Rare Florida earthquake turns out to be Navy explosives test

A small earthquake of the Florida coast Saturday was reclassified as an experimental explosion by the U.S. Geological Survey after the Navy announced it was just 10,000 pounds of explosives shock testing. The "earthquake" was recorded some 104 miles East Northeast of Daytona Shores on the Sunshine State's Atlantic coast and, as noted by local media http://wfla.com/2016/07/17/minor-earthquake-strikes-off-the-coast-of-florida/ , resulted in no damage on land or even reports that Floridians felt anything. Which isn't a surprise as the quake, some 3.7 in magnitude, was a small one, but it did register on seismographs as far away as Minnesota. The event did make the news in respect that tremors in Florida are rare, with the last ones of any size being reported in 1879. However on Tuesday, as reported by the http://www.news-journalonline.com/news/20160719/navy-confirms-explosive-tests-in-atlantic-off-daytona-beach Daytona Beach News Journal, the Navy stepped in and announced that it was simply conducting explosive shock testing on the new Independence-class Littoral Combat Ship USS Jackson (LCS-6) which has been undergoing a series of trials http://www.navy.mil/view_image.asp?id=220304 to test the ship's capability to withstand underwater explosions such as in the above image. Accordingly, the USGS has reclassified the event as an experimental expolison. http://earthquake.usgs.gov/earthquakes/eventpage/us20006f8n#executive

The littoral combat ship USS Jackson (LCS 6), shown here in the smallest of three scheduled shock tests, was the subject of a 5-ton underwater blast Saturday off the Florida coast that was felt by seismographs in Minnesota (U.S. Navy photo)

A small earthquake off the Florida coast Saturday was reclassified as an experimental explosion by the U.S. Geological Survey after the Navy announced it was just 10,000 pounds of explosives shock testing.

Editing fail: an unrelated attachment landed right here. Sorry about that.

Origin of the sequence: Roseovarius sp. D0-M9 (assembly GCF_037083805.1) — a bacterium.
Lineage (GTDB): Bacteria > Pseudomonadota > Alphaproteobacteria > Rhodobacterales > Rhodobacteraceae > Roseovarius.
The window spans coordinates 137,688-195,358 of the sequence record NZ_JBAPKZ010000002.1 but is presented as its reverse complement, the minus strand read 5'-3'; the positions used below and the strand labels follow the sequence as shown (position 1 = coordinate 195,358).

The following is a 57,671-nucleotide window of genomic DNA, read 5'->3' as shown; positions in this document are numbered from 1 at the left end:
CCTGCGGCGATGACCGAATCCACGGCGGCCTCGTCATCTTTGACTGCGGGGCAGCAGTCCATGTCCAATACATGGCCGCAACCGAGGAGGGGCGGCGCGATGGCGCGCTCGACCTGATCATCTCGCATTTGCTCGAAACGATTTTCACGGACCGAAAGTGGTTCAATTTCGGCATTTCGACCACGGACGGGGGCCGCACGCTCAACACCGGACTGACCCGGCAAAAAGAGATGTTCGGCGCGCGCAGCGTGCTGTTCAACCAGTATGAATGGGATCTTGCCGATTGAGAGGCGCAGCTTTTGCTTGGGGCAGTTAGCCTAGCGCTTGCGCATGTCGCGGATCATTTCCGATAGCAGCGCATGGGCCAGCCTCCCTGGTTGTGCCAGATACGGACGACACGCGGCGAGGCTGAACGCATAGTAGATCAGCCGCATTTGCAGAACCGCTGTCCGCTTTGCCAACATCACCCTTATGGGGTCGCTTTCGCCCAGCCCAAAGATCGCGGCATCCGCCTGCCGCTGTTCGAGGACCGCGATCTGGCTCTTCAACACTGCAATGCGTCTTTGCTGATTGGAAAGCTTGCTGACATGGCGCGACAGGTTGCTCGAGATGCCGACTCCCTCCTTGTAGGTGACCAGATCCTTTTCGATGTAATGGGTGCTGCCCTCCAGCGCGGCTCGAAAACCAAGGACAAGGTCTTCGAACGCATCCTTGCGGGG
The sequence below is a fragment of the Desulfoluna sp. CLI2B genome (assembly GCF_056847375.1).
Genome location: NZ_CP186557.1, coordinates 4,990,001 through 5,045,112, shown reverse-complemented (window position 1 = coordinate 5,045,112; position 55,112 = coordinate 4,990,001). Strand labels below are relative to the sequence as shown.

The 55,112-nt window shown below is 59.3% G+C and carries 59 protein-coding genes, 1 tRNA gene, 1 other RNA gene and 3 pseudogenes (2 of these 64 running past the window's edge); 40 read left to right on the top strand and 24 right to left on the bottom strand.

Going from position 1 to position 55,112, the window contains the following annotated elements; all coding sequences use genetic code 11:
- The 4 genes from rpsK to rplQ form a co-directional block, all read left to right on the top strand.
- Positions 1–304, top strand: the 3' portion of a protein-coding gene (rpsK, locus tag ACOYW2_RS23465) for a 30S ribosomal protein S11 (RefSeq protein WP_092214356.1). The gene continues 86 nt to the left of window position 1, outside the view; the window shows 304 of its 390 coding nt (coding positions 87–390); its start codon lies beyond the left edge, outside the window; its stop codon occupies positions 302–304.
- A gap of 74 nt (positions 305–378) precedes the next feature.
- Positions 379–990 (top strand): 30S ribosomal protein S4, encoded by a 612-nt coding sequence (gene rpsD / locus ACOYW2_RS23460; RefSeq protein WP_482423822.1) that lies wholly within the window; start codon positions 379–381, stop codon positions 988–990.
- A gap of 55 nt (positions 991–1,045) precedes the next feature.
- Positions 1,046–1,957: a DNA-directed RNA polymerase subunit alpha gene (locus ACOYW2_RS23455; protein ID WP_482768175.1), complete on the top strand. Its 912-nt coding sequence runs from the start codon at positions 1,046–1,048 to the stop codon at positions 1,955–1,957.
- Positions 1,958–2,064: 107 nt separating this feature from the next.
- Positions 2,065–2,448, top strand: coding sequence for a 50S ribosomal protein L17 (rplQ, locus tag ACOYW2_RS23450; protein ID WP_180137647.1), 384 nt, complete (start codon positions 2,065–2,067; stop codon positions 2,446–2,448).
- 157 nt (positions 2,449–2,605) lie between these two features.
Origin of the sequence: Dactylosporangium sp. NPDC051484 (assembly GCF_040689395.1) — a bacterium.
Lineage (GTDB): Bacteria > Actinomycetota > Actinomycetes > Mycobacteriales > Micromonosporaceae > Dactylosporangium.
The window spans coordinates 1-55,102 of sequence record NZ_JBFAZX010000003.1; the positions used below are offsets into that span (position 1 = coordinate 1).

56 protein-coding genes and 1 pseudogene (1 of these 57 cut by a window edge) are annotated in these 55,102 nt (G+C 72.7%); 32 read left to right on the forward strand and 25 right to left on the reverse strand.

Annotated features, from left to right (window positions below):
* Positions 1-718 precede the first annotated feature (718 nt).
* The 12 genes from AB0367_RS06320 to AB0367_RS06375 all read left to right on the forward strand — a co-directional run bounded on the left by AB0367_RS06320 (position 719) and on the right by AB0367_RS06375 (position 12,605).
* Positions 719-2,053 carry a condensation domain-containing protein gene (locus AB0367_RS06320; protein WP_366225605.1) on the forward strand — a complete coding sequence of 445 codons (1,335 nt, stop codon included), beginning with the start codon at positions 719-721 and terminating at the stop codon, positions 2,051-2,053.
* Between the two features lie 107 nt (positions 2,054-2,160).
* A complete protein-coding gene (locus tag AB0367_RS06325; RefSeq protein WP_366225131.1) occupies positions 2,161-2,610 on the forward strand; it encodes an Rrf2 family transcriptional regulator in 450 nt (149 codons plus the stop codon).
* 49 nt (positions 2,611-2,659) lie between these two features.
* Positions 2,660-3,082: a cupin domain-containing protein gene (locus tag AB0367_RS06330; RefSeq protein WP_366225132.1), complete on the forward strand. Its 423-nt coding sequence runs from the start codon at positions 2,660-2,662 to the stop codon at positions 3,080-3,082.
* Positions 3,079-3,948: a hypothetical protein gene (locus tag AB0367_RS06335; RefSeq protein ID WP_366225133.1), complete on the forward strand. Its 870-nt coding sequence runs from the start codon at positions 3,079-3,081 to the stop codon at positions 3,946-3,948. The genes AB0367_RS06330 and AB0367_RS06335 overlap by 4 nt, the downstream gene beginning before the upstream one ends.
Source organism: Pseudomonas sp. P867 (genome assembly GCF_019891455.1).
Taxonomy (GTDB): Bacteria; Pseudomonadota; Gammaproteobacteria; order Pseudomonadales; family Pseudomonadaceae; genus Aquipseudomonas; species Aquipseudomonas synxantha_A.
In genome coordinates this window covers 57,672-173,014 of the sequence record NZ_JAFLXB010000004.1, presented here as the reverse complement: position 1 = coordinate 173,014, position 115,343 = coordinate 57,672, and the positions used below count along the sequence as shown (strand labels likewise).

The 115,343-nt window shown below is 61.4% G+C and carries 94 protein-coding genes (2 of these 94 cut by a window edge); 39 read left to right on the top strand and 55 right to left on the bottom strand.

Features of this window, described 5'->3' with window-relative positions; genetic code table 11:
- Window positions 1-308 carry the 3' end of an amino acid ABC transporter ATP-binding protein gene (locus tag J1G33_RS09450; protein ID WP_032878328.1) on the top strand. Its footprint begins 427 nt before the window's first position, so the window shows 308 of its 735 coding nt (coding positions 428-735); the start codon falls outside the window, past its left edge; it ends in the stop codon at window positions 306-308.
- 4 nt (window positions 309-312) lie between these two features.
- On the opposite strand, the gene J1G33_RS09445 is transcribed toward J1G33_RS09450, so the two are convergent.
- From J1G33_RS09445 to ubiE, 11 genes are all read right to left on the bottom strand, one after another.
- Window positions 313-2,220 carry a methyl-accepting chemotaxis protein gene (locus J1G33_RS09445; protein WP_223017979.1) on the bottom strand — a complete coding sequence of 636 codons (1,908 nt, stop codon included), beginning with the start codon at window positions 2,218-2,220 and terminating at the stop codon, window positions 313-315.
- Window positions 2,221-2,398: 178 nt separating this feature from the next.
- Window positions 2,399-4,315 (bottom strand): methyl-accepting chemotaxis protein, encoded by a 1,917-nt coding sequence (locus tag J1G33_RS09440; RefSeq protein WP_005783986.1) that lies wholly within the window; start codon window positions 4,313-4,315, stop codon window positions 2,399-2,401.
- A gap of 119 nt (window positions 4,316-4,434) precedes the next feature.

The “earthquake” was recorded some 104 miles East Northeast of Daytona Shores on the Sunshine State’s Atlantic coast and, as noted by local media, resulted in no damage on land or even reports that Floridians felt anything. Which isn’t a surprise as the quake, some 3.7 in magnitude, was a small one– but it did register on seismographs as far away as Minnesota. The event was newsworthy in respect that tremors in Florida are rare, with the last ones of any size being reported in 1879.

However on Tuesday, as reported by the Daytona Beach News-Journal, the Navy stepped in and announced that it was simply conducting explosive shock testing on the new Independence-class Littoral Combat Ship USS Jackson (LCS-6) which has been undergoing a series of trials to test the ship’s capability to withstand underwater explosions such as in the above image.

Among the myriad of roles LCS ships such as Jackson are envisioned of completing is mine sweeping.

Accordingly, the USGS has since reclassified the event as an experimental explosion.